Discussion by: EsperanzaSo I’m an 18 year old girl who became an atheist about 2 years ago (I used to be a pantheist), and I’ve noticed again and again that upon being incapable of defending their religious beliefs or of providing a good enough reply to my arguments, many people resort to the fact that we have a tendency towards faith and superstition, and this tendency gets magnified in times of extreme crisis.
Here’s an example: My father is a radiologist, and otherwise a fiercely rational person. Upon my relentlessly questioning his religious beliefs, he told me about his best friend, who never believed in homeopathy or any other form of ‘alternative’ medicine. After discovering a cancer in his mouth, this friend began, in extreme desperation, to go to a homeopathic doctor for treatment and taking some unknown Tibetan medicine.
My dad commented,”It is easy to criticise faith in good times.” I disagree with him that reasoning can fail entirely during periods of grief, but I understand where he’s coming from. Logic often gets disregarded during crisis and private feeling/ instinct gets put on pedestal. When you’re drowning, you are bound to grab hold of any twig that floats your way knowing fully well that this twig isn’t going to improve your chances of survival.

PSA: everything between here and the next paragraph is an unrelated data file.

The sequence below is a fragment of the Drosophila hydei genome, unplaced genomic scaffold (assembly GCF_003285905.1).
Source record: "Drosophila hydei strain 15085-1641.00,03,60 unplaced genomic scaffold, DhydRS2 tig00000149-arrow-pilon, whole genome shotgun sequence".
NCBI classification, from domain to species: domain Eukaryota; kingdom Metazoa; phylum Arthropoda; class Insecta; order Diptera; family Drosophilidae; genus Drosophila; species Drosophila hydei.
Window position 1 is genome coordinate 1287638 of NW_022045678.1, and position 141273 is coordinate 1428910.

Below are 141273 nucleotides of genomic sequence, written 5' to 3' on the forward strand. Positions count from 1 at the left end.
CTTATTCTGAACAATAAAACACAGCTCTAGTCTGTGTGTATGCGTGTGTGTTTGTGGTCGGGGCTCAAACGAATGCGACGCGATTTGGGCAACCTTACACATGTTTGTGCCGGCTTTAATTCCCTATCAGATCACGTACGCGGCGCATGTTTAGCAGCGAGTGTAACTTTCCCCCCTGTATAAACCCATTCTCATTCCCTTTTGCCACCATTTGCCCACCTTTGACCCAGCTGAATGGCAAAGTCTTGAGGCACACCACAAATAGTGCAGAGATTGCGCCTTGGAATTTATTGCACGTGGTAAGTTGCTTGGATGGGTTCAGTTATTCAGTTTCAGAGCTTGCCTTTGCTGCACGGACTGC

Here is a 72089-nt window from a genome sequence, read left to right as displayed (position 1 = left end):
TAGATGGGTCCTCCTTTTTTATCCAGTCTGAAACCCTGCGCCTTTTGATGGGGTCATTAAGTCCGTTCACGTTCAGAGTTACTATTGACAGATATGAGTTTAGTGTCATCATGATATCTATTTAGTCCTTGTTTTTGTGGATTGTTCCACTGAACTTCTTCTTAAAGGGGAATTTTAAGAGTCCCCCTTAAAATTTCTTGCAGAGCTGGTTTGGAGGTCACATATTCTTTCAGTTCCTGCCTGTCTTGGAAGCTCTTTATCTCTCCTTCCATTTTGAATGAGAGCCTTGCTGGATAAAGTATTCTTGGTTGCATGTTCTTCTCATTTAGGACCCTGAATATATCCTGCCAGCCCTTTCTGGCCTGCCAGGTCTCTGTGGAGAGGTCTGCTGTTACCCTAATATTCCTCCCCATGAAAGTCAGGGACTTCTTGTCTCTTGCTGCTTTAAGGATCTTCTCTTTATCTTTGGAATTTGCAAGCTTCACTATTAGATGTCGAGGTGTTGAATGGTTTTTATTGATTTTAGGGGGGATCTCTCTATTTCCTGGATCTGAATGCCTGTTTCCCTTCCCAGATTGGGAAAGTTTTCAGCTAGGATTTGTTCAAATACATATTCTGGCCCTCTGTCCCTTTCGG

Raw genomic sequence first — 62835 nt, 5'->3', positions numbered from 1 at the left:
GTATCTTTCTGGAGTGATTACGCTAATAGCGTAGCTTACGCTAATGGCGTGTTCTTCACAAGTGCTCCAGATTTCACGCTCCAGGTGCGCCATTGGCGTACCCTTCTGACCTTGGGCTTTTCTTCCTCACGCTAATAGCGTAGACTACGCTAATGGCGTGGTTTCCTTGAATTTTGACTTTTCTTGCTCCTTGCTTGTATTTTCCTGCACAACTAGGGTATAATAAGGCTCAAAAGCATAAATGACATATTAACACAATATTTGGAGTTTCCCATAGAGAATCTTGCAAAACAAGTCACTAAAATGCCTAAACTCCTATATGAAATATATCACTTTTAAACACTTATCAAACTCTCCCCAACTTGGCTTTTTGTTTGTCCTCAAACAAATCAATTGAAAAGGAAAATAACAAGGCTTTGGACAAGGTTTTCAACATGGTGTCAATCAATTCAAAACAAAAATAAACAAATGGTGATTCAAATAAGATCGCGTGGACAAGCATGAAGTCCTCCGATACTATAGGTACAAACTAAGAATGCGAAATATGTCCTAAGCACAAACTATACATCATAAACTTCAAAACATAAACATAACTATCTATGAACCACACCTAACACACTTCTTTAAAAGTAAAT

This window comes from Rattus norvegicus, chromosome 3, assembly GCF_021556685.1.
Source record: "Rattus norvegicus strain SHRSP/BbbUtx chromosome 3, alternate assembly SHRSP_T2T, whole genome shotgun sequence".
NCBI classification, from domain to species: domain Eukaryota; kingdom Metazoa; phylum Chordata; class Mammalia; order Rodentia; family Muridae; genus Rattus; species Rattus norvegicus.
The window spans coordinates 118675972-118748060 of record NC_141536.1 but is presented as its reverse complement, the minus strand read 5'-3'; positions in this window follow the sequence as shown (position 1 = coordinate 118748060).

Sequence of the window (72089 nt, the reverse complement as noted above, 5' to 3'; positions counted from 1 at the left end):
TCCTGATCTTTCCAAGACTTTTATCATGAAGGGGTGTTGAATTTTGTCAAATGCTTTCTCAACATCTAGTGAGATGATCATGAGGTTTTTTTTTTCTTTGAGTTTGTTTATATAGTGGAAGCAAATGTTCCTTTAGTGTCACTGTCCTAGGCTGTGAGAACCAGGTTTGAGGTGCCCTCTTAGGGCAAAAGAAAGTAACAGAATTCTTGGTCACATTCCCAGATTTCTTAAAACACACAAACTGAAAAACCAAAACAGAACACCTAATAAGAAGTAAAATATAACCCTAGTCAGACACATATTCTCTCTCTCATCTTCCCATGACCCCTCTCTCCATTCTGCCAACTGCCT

So here’s my question, or rather, questions: Do times of crisis really make you more likely to be religious/ superstitious? Does personal experience with grief or misery or death make you less hard-nosed and more ‘spiritual’? Is there anybody here who has had similar arguments thrown at them? How would you have responded to my father, or anyone with a similar belief?
Thank you so much for your time.